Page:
6 Things You Need To Know When It Rains At Walt Disney World

Credit: Disney Tips

6. It rains every day in the summer

In Walt Disney World, and Florida in general, you should expect it to rain at least once a day in the summer. Typically this means an afternoon thunderstorm or sun-shower, something that usually lasts for about twenty to thirty minutes and then passes. This means that you should have some kind of plan in place for when it rains. For some parks this is easy—for Magic Kingdom, simply head to the nearest indoor attraction. For Animal Kingdom, you’ll want to have your poncho with you because so much of the park is outdoors. Whatever the case may be, know that the afternoon showers that happen in the summer are a regular occurrence in the afternoon and do not typically last all day.


5. Watch where you stand

Sometimes when it rains you’ll think that you’ve found the perfect place to stay dry, but it’s important to be aware that some covers are not the best places for you to stand under. For instance, standing under a merchandise cart to avoid the rain might seem like a good idea, but when the cart has to close because of thunder and lightning in the area, you’re going to need to leave so that the cast member can close the cart. (As an aside, it’s also important not to give cast members like this a hard time, they’re simply doing their job.) Other places might be in the way of safety critical areas, such as crowded walkways at the end of certain attractions, or certain parts of the Main Street bypass in the Magic Kingdom. Just make sure that you’re aware of your surroundings, and you follow cast member instructions if you are asked to move.

4. Know what doesn’t operate in the rain

Certain attractions and shows may close or be slightly altered as a result of the rain. If you’re not sure about what’s still open, the easiest way to tell is to check the My Disney Experience app. If you’re under the “wait times” tab, and the time says “temporarily closed,” this indicates that the ride is currently down, likely for weather. If you’re still not sure, simply ask the nearest cast member. Certain rides will operate in rain, but not if there’s thunder and lightning in the area, so the probability of them being open may differ from day to day depending on the forecast. Also know that the weather can alter certain experiences. For instance, Tinkerbell may not fly during Happily Ever After depending on the weather conditions.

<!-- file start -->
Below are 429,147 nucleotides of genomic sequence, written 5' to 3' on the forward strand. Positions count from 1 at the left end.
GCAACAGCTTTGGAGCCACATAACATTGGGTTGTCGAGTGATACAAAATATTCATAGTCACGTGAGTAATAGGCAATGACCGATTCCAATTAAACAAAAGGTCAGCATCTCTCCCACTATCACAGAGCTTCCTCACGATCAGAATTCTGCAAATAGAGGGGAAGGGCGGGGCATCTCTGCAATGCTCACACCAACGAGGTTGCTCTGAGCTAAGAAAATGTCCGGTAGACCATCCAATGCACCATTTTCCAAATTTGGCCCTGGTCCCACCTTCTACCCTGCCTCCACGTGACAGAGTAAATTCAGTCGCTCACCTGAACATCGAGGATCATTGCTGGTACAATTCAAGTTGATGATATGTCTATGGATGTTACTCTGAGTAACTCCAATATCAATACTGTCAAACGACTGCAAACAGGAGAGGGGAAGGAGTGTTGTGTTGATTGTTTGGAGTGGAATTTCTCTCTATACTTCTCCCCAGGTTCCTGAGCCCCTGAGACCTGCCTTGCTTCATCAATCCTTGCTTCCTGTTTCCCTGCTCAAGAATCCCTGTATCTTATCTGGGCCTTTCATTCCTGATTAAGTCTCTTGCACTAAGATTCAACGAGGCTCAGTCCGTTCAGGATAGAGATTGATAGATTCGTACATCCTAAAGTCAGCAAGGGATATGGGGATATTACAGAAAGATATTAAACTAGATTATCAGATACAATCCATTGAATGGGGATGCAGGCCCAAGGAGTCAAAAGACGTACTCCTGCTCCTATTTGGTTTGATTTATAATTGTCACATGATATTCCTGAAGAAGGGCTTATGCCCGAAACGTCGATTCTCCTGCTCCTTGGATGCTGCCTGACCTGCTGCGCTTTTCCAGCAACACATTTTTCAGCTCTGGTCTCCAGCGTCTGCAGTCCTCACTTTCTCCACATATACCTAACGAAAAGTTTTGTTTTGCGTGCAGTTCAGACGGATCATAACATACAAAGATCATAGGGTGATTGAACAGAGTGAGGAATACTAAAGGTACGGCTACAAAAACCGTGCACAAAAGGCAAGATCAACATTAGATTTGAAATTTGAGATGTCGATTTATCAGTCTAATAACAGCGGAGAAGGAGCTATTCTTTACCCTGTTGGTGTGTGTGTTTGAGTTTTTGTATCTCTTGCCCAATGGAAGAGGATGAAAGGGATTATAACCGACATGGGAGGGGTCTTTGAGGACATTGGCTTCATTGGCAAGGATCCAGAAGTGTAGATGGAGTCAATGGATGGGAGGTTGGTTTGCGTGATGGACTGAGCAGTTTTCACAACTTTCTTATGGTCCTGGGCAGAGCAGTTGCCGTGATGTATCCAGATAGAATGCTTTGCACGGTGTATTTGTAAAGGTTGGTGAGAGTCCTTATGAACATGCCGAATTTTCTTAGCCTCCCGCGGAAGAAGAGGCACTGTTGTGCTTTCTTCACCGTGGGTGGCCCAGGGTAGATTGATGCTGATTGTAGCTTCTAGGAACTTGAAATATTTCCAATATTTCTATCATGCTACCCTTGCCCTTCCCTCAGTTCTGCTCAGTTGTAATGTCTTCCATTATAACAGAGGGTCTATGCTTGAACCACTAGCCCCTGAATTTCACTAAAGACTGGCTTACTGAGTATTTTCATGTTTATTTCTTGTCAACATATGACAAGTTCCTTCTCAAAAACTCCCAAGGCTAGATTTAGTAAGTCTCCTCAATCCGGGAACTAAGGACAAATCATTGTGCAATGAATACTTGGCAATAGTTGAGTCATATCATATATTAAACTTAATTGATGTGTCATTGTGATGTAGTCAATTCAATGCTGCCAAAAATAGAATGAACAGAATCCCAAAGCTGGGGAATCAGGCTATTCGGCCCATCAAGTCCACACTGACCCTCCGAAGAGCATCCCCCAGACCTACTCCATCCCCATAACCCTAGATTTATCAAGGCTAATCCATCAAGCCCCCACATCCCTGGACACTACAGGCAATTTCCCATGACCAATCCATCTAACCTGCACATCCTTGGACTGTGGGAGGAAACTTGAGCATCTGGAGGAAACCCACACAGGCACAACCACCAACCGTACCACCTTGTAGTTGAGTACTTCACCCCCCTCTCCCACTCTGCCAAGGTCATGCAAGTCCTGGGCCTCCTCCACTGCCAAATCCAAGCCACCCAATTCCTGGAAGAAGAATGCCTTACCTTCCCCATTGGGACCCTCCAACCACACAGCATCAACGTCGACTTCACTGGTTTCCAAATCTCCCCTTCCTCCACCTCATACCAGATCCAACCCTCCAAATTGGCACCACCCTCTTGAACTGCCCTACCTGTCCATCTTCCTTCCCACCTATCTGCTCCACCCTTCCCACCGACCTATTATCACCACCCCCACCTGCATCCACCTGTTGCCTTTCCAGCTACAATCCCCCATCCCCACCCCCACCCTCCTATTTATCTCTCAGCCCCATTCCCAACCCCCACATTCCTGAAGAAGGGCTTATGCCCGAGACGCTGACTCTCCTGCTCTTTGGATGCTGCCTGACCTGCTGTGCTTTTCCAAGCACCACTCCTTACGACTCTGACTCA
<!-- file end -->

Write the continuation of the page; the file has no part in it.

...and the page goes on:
3. The park empties out

The best thing about being in Walt Disney World when it rains is that the parks tend to empty out. Many guests either use the rain as a sign to cut their days short, or they don’t realize that the rain might only last for an hour or so and they head out anyway. The good news for you is that if you choose to stay in the park, the lines will be drastically shorter, and the park will be much less crowded.

2. Bring ponchos or umbrellas

It is difficult to deal with the Florida rain when you do not come prepared. I’d recommend bringing ponchos or umbrellas with you, particularly during the summer months, to avoid feeling the need to purchase these items in the park. If you’ve forgotten either one and do need to purchase it in the park, I’d recommend doing so when it is not raining. Once it starts raining, the shops are mobbed with guests looking for ponchos, so you’ll be happy you got yours ahead of time.


1. Just deal with the rain!

The best advice I can give anyone about the rain in Walt Disney World is to just deal with it. You’ve paid so much money to go and enjoy the parks, it just doesn’t make sense to have a little bit of water send you on your way. If you have a poncho or umbrella, you should be all set to enjoy the newly emptied out park, since so many guests went home already. And even if you’re not prepared with a poncho or umbrella, at least you’re in Florida, where the rain will likely stop soon and you’ll quickly be dried by the sun. Just remember, a rainy day in Disney is better than a sunny day at home.

About Brittany DiCologero

Brittany is a New England-based writer focused on the history of the Walt Disney World Resort. She is the author of "Red, White, and Disney: The Myths and Reality of American History at the Walt Disney World Resort," and "Brittany Earns Her Ears."